Starting from the results of a high-resolution hindcast, nonlinear analysis of cross-sea conditions at the Draupner location reveals a situation strongly favorable to the appearance of particularly large waves.

## THE EVENT.

We refer to the event of 1 January 1995 when, during stormy conditions, a particularly high, and apparently isolated, wave was recorded at the Draupner oil platform in the north-central North Sea. Being the first such recorded event, it triggered a sequence of studies (e.g., Dysthe et al. 2008; Fedele et al. 2016) that tried to analyze, and possibly explain, the 25.6-m recorded individual wave height with 18.5-m crest elevation under a significant wave height *H*_{s} close to 12 m. Two complementary approaches have been used. In the first approach, scholars tried to simulate as best as possible the meteorological and wave conditions to provide, together with the original time record, the background for the second, more theoretical, approach based on the nonlinear spectral instability or extreme statistics of nonlinear crest and wave height.

A basic problem with hindcasting the storm of 1 January 1995 is its rather unusual conditions, with a small polar low descending rapidly along the east coast of the North Sea, superimposed on a large-scale preexisting storm with wind and waves from a different direction. While the existing cross-sea conditions were identified [see the study by Adcock et al. (2011)], the available data did not lead to a rational explanation, generally ending with the conclusion of an exceptional, statistically rare, wave event.

In a parallel paper, Cavaleri et al. (2016) describe a new high-resolution hindcast of the storm obtained with the new version of the European Centre for Medium-Range Weather Forecasts (ECMWF) global coupled atmosphere–ocean–wave modeling system. As in the now operational model (since 8 March 2016), in the hindcast the resolution was 9 and 14 km for the atmospheric and wave models, respectively. The first one turned out to be especially crucial in obtaining a previously unrecognized picture of the situation summarized, for our present interest, in the following points: 1) on 1 January, large waves were moving from northwest to southeast with about *H*_{s} = 8 m; 2) the small, but very intense, polar low was descending rapidly from north to south (speed about 15 m s^{−1}), continuously creating an increasing system of large waves with a large background swell also moving with the low (but not forced by local wind), whose energy evidence strongly suggests it was fed by nonlinear interactions with the dominant waves of the polar low; and 3) this reached the Draupner latitude, slightly to the east of the platform, at 1500 UTC, at the time the large wave was recorded. The hindcast 2D wave spectrum is shown in Fig. 1 where, beside the bulk energy, the lobe of what Cavaleri et al. (2016) call “dynamical swell” (an actively energy receiving wave system, but not from wind) is evident at frequency 0.055 Hz and direction 180°.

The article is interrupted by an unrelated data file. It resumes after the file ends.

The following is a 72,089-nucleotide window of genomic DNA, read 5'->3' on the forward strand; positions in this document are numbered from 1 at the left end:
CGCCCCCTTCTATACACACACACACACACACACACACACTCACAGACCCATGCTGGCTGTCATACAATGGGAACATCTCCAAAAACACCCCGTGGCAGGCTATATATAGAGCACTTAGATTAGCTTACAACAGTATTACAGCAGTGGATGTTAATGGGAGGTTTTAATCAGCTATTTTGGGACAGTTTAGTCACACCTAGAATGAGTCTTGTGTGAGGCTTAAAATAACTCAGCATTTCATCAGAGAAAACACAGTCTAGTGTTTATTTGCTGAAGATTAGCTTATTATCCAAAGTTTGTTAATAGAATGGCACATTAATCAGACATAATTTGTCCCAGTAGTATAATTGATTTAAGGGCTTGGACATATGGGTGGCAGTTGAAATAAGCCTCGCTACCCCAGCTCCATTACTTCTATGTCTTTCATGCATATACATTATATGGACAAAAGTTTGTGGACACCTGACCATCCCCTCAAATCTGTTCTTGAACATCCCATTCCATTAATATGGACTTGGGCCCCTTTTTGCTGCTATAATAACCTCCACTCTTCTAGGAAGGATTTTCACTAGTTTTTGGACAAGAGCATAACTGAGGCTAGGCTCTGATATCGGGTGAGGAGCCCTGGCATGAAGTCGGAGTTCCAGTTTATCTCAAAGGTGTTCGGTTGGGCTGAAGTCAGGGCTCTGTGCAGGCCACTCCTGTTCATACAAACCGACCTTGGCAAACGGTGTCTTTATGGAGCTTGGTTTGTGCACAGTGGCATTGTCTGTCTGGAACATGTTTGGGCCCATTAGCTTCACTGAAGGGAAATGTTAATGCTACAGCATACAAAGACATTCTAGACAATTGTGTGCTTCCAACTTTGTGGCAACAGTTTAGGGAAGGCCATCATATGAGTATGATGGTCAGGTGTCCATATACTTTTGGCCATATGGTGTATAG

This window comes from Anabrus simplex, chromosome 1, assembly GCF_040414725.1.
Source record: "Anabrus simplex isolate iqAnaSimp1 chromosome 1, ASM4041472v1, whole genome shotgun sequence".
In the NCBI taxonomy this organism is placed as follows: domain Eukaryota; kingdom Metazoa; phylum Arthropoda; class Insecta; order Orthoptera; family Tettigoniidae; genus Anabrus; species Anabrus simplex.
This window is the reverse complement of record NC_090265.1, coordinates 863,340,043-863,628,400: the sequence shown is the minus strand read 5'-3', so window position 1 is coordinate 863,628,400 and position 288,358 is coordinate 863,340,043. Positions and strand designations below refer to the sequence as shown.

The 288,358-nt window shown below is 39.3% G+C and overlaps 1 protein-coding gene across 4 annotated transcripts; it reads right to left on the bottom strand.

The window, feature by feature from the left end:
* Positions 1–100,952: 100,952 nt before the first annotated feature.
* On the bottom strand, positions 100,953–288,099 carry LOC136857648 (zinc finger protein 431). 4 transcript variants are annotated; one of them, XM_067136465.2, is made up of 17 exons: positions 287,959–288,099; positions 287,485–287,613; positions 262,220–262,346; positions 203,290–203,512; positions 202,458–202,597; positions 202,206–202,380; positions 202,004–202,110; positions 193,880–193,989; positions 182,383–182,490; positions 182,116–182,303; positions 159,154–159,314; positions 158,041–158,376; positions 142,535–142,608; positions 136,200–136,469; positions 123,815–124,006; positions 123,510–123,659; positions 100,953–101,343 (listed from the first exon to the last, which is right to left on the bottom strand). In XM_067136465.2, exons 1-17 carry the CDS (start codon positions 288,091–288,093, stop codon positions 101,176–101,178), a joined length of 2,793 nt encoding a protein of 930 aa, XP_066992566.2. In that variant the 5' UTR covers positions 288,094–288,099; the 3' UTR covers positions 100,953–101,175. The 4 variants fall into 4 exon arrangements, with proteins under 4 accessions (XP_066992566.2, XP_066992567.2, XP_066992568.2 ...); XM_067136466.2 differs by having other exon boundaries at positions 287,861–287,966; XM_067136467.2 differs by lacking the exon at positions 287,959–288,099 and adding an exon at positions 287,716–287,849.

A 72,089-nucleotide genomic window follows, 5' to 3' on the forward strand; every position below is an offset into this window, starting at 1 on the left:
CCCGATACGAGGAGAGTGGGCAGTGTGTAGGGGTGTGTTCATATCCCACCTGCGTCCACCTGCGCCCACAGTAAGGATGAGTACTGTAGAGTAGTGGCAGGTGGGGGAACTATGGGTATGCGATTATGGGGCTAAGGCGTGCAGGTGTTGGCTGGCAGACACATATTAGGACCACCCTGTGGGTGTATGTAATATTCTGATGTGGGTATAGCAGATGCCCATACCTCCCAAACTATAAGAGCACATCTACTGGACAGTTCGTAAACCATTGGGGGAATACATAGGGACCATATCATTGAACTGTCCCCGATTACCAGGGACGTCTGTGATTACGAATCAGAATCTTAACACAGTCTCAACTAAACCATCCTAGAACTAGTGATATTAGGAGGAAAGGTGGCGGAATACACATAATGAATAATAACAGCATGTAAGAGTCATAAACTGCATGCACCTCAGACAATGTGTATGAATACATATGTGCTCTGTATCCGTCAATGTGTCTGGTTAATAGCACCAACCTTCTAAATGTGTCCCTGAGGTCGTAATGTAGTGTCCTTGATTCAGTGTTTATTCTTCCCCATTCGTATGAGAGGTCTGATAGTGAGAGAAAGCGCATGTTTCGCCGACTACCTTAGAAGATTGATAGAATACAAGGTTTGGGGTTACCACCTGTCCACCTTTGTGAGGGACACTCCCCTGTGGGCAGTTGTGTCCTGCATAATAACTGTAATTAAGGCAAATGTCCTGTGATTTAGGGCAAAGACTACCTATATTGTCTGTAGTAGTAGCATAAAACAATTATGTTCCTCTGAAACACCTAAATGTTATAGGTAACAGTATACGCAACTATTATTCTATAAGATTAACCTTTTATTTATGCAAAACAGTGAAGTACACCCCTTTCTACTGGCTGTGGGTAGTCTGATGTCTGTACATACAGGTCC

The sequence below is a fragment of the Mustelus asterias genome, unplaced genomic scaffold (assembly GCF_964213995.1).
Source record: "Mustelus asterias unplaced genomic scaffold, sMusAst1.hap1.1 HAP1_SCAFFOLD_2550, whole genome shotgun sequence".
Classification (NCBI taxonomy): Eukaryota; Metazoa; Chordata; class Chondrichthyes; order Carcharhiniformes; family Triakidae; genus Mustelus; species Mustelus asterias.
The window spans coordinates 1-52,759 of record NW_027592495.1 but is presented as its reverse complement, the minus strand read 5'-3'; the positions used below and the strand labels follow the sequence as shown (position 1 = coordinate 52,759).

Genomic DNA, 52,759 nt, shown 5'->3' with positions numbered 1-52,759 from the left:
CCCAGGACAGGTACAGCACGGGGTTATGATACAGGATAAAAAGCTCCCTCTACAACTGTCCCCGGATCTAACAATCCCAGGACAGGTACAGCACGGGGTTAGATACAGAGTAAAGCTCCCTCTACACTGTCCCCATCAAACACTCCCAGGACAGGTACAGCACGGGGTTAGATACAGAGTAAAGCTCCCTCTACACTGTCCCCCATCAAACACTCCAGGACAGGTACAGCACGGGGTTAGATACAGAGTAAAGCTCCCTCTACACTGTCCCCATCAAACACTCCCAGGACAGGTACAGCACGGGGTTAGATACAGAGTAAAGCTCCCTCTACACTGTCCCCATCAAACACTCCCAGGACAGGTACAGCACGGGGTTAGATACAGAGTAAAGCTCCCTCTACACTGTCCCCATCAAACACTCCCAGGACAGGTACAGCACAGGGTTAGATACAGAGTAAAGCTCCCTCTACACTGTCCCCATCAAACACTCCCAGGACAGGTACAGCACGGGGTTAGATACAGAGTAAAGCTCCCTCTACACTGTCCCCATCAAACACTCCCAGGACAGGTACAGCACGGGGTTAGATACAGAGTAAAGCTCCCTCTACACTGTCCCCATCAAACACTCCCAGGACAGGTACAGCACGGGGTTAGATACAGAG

Starting from the full information derived from the hindcast, in this paper we do an intensive and detailed analysis of the nonlinear wave conditions at the Draupner platform and how these evolved during the day (see “Analysis of the event” section). We follow two approaches for extreme wave conditions. In the first one, an innovative piece of theory, we approach the problem with the analysis of the envelope of a wave train. The second approach deals with the space–time (ST) analysis of extreme sea surface elevations, which are connected to the spatial evolution of wave groups at the apex of their development stage (focusing point). We then reverse the problem and estimate the sea surface area and time necessary to consider the Draupner wave crest height (18.5 m = 1.55 *H*_{s}) as the expected extreme event. In the discussion in the “Two further points” section, we put forward two more arguments. The first one concerns the shape of the Draupner wave, and, on the basis of open-sea 3D (2D space + time) measurements, we show it to be typical of a high wave passing close to the focusing point of a large ST group. The final argument deals with the concept of “encounter probability” explaining why we consider this more appropriate than the commonly used “occurrence” or “happening” probability. We summarize our findings in the “Summary” section.

## ANALYSIS OF THE EVENT.

### The envelope approach.

The starting point for the envelope approach is Janssen (2014), where the analysis of the sea surface elevation *η* time series is based on its envelope *ρ*, complemented with theoretical and experimental results from nonlinear optics. The latter is a convenient step because 1) nonlinear wind waves and nonlinear optics share part of the physics and most of the relevant equations, and 2) optics has the advantage of being able to explore experimentally the range of extremely low (order 10^{−6}) exceedance probabilities. This opens the way to provide estimates of the probability of extremely rare (i.e., large) ocean waves.

*h*= 2ρ/4σ, with σ

^{2}being the variance of the sea surface elevation, can be obtained by a Taylor expansion of the logarithm of the Rayleigh generating function asThe related coefficients C3 and C4 are the third-order (skewness) and fourth-order (kurtosis) cumulants of the random envelope. These can be obtained from the wave spectra following Janssen (2014). However, this approach is not suitable for the largest wave heights, where the envelope wave height 2